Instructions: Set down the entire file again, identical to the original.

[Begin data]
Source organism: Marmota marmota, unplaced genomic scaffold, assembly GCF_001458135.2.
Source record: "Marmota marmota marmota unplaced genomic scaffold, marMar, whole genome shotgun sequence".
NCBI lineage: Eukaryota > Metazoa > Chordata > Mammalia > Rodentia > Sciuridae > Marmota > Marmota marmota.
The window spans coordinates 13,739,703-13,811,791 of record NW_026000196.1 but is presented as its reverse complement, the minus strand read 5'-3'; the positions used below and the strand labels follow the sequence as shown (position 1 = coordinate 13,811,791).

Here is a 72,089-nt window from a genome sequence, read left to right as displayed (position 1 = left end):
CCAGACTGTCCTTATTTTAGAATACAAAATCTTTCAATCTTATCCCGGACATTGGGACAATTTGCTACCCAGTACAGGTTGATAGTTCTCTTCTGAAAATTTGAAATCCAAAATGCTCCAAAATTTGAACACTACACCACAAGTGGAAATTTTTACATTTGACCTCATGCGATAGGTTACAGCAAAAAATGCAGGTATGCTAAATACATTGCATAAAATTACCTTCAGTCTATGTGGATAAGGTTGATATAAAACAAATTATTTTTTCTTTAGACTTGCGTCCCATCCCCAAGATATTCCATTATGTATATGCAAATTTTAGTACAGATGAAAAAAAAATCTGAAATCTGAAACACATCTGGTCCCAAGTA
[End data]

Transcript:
Source organism: Marmota marmota, unplaced genomic scaffold, assembly GCF_001458135.2.
Source record: "Marmota marmota marmota unplaced genomic scaffold, marMar, whole genome shotgun sequence".
NCBI lineage: Eukaryota > Metazoa > Chordata > Mammalia > Rodentia > Sciuridae > Marmota > Marmota marmota.
The window spans coordinates 13,739,703-13,811,791 of record NW_026000196.1 but is presented as its reverse complement, the minus strand read 5'-3'; the positions used below and the strand labels follow the sequence as shown (position 1 = coordinate 13,811,791).

Here is a 72,089-nt window from a genome sequence, read left to right as displayed (position 1 = left end):
CCAGACTGTCCTTATTTTAGAATACAAAATCTTTCAATCTTATCCCGGACATTGGGACAATTTGCTACCCAGTACAGGTTGATAGTTCTCTTCTGAAAATTTGAAATCCAAAATGCTCCAAAATTTGAACACTACACCACAAGTGGAAATTTTTACATTTGACCTCATGCGATAGGTTACAGCAAAAAATGCAGGTATGCTAAATACATTGCATAAAATTACCTTCAGTCTATGTGGATAAGGTTGATATAAAACAAATTATTTTTTCTTTAGACTTGCGTCCCATCCCCAAGATATTCCATTATGTATATGCAAATTTTAGTACAGATGAAAAAAAAATCTGAAATCTGAAACACATCTGGTCCCAAGTA